Since the 1970s, we see a gradual reversal of the downward trend in inequality. The top income share first started to increase in the USA (along with other Anglo-Saxon countries). Ten years later, in the 1980s, the top income share started to increase in France, while the top income shares in the Scandinavian countries hovered at around five percent until they started increasing in the early 1990s.
Currently, the USA has more or less returned to the same high top income share that they experienced at the beginning of the 20th century, while the income shares for the Scandinavian countries are approaching ten percent. Looking over the past 100 years or more, the top income shares ap-pear to have followed a somewhat U-shaped path, especially for the USA.
Turing to the drivers of the recent increases in top income shares it is important to note that clear identification of the effect of any one driver of inequality is difficult due to the fact that we are in general restricted to cross-country analyses. Over a given time period countries are likely to be hit by a myriad of different shocks, which makes it difficult to isolate the effect of each individual shock.

That said there is increasing evidence suggesting that capital income plays an important role in driven inequality. In this work, I add to this body of evidence by considering the role of the reduction in interest rates and the growing important of dividends in the economy that we have witnessed over the last three decades.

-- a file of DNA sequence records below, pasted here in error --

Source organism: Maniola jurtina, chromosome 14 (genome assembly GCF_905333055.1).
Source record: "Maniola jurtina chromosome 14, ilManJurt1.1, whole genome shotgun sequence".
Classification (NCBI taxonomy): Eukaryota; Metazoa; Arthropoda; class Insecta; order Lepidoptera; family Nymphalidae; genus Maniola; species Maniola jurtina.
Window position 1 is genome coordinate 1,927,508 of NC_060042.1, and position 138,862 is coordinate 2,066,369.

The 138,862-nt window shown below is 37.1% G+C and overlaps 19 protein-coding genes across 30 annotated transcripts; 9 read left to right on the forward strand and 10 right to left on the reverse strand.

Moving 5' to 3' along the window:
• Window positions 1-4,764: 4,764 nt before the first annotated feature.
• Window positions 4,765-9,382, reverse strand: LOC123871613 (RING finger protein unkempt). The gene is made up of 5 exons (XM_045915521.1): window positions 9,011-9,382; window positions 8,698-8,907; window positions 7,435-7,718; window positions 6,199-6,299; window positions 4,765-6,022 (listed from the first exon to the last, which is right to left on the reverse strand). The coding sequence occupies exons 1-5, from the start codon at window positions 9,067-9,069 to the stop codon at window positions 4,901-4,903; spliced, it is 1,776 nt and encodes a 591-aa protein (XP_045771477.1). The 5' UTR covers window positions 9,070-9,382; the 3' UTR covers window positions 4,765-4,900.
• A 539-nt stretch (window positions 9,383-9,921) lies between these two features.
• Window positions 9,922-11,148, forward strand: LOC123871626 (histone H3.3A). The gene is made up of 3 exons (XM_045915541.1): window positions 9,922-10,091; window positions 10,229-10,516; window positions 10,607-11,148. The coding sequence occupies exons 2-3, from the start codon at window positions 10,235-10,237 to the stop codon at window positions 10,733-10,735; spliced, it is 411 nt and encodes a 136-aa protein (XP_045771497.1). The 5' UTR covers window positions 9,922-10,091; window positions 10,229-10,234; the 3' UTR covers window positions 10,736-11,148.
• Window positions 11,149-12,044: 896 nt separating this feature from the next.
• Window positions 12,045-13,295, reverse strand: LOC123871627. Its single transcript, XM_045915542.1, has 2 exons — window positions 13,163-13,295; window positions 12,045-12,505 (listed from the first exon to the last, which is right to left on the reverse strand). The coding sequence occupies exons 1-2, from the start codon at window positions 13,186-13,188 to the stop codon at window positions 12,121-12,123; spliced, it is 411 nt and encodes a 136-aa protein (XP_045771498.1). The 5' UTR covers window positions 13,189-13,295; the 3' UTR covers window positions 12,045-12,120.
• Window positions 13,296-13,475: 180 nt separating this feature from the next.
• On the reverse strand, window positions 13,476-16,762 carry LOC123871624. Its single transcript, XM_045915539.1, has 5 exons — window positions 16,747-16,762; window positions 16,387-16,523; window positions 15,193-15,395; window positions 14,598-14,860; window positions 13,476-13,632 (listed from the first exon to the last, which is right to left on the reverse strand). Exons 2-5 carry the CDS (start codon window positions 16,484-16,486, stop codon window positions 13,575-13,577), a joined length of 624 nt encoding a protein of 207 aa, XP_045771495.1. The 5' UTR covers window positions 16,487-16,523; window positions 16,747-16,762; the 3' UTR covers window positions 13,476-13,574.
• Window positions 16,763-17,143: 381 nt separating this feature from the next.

Based on register data from Denmark I show that both interest income and interest expenditures form a more or less fixed share of disposable income throughout the distribution. This means that scaling up or down these payment through for example changes in the interest level do not have any direct (mechanically) effect on income inequality. In contrast, dividend income is highly concentrated at the top of the income distribution with 2/3 of all dividends going to the top one percent of income earners. A shift from interest income to dividends would therefore (mechanically) increase inequality even if the overall level of capital income were unchanged.

To illustrate the importance of dividends for the top income shares, I present in figure 2 the correlation between top income shares and the share of dividends in the total income of the household sector. These series correlate strongly. In particular, for Finland and Norway were the correlation is around 0.8-0.9. For Denmark and Sweden, the (detrended) correlations are considerably lower, although the low correlation for Sweden this is driven by the beginning of the period. Starting in 1995, the de-trended correlation for Sweden is on par with that of Finland.

Figure 2: Correlation between dividends and the top one percent income share in Scandinavia


Piketty, T. (2003), Income Inequality in France, 1901-1998, Journal of Political Economy, 111(5), 1004-1042.

Piketty, T. and Saez, E. (2003), Income Inequality in the United States 1913-1998, Quarterly Journal of Economics, 118(1), 1-39.

Søgaard, J. E. (2018). “Top Incomes in Scandinavia: Recent Developments and the Role of Capital Income”. In Nordic Economic Policy Review: Increasing Income Inequality in the Nordics doi: http://dx.doi.org/10.6027/TN2018-519